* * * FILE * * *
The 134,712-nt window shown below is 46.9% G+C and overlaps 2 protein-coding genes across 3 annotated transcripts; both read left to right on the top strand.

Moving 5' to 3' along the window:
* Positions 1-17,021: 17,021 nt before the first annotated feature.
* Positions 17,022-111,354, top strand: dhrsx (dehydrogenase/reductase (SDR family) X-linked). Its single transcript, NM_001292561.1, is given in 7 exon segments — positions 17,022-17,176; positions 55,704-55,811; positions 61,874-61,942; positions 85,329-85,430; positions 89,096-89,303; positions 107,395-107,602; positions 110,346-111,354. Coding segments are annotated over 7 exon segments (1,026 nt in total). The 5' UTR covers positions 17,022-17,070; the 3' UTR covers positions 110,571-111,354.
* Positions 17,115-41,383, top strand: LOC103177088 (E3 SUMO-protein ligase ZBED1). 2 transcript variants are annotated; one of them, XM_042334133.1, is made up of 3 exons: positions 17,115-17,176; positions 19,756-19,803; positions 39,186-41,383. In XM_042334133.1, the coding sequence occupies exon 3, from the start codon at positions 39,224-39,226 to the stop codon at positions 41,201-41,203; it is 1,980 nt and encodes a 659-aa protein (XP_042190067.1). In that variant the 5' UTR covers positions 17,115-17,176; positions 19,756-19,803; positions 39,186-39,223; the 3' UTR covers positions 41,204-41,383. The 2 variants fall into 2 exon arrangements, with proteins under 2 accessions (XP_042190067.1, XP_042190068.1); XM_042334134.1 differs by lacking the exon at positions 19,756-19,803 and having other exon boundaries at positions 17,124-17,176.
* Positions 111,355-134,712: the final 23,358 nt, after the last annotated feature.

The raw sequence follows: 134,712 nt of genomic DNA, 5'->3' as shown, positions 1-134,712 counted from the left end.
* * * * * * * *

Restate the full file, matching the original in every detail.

The 134,712-nt window shown below is 46.9% G+C and overlaps 2 protein-coding genes across 3 annotated transcripts; both read left to right on the top strand.

Moving 5' to 3' along the window:
* Positions 1-17,021: 17,021 nt before the first annotated feature.
* Positions 17,022-111,354, top strand: dhrsx (dehydrogenase/reductase (SDR family) X-linked). Its single transcript, NM_001292561.1, is given in 7 exon segments — positions 17,022-17,176; positions 55,704-55,811; positions 61,874-61,942; positions 85,329-85,430; positions 89,096-89,303; positions 107,395-107,602; positions 110,346-111,354. Coding segments are annotated over 7 exon segments (1,026 nt in total). The 5' UTR covers positions 17,022-17,070; the 3' UTR covers positions 110,571-111,354.
* Positions 17,115-41,383, top strand: LOC103177088 (E3 SUMO-protein ligase ZBED1). 2 transcript variants are annotated; one of them, XM_042334133.1, is made up of 3 exons: positions 17,115-17,176; positions 19,756-19,803; positions 39,186-41,383. In XM_042334133.1, the coding sequence occupies exon 3, from the start codon at positions 39,224-39,226 to the stop codon at positions 41,201-41,203; it is 1,980 nt and encodes a 659-aa protein (XP_042190067.1). In that variant the 5' UTR covers positions 17,115-17,176; positions 19,756-19,803; positions 39,186-39,223; the 3' UTR covers positions 41,204-41,383. The 2 variants fall into 2 exon arrangements, with proteins under 2 accessions (XP_042190067.1, XP_042190068.1); XM_042334134.1 differs by lacking the exon at positions 19,756-19,803 and having other exon boundaries at positions 17,124-17,176.
* Positions 111,355-134,712: the final 23,358 nt, after the last annotated feature.

The raw sequence follows: 134,712 nt of genomic DNA, 5'->3' as shown, positions 1-134,712 counted from the left end.